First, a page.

The transatlantic security relationship in the wake of the London NATO meeting, Brexit and the Middle East crisis

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This dinner debate is by invitation only.

The transatlantic security relationship is facing an unprecedented level of stress. The NATO meeting in London already highlighted the strained relationship with French President Macron calling the alliance “brain dead” and US President Trump defending his decision to remove troops from the Turkish-Syrian border.

The current Iran crisis indicates further divisions between the Trump administration, the EU and the three European powers France, Germany and the United Kingdom. These divides over Iran also show the difficulties for the UK to shift away from its European partners and be closer to the US. The UK’s strategic orientation will impact and shape the future transatlantic security relations for the years to come.

The dinner debate is by invitation only and will offer an opportunity to meet some of the speakers of the policy insight ‘Transatlantic defence cooperation in the Trump era’ and Paul Taylor, the author of the report as well as to discuss the impact on EU-US security relationship following the NATO latest summit outcomes, incoming Brexit and the US-Iran crisis.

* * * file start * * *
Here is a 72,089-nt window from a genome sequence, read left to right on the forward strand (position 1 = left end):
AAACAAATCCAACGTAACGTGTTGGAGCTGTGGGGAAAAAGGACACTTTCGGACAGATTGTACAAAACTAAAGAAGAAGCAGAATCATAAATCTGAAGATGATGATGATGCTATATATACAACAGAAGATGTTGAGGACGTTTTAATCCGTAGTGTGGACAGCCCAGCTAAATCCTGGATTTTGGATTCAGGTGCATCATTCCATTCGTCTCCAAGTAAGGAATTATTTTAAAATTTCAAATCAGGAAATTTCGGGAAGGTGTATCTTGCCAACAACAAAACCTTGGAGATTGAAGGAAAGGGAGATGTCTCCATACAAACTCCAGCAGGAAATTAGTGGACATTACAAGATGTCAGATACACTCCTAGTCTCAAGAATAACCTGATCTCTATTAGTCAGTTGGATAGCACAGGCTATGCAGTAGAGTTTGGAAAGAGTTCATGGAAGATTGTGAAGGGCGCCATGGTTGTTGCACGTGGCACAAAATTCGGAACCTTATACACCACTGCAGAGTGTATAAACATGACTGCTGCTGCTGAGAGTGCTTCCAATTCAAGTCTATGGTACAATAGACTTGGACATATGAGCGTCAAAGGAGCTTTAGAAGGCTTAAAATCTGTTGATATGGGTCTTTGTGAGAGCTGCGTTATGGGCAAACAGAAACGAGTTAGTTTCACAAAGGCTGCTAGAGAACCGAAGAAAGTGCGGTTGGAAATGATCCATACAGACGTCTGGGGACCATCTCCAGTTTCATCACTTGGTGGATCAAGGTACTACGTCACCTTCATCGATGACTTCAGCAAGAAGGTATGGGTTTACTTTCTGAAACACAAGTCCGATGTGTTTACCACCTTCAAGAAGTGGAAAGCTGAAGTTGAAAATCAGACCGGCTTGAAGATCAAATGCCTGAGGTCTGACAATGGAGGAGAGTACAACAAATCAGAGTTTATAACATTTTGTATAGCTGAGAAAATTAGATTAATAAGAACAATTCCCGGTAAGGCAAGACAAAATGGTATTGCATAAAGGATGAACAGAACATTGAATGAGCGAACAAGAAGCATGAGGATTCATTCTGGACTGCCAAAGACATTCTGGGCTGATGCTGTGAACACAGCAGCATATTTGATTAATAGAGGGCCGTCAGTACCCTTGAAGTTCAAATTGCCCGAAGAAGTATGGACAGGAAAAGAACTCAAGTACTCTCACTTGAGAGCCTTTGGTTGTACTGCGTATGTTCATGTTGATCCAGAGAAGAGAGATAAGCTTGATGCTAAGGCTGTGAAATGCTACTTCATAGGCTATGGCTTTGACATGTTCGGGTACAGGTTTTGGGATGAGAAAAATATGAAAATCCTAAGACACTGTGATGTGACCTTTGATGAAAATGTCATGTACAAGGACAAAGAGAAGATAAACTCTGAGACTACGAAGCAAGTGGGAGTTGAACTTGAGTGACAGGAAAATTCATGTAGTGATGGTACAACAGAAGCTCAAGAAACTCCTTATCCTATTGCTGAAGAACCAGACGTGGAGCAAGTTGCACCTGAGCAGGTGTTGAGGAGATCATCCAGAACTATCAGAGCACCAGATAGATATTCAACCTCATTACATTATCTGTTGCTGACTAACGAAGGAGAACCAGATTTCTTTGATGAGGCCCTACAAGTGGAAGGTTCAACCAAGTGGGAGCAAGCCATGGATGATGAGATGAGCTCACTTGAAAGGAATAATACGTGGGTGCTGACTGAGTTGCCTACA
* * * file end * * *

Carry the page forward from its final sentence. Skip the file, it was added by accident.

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Schedule

Schedule

Welcome cocktail and registration of participants
Dinner debate
End of dinner debate
Speakers

Speakers

Ian Lesser
Ian Lesser

Vice-President of the German Marshall Fund of the United States (GMF)

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Following a distinguished career as a scholar and policy analyst at the Woodrow Wilson International Center for Scholars and the RAND Corporation, Ian Lesser is the GMF’s Vice-President and the Executive Director of the Transatlantic Center, leading work on the Mediterranean, Turkey and the wider Atlantic. From 1994-1995, Lesser was a member of the Secretary’s Policy Planning Staff at the US Department of State, responsible for Turkey, Southern Europe, North Africa, and the multilateral track of the Middle East peace process. He is a member of the Council on Foreign Relations, the International Institute for Strategic Studies and the Pacific Council on International Policy.

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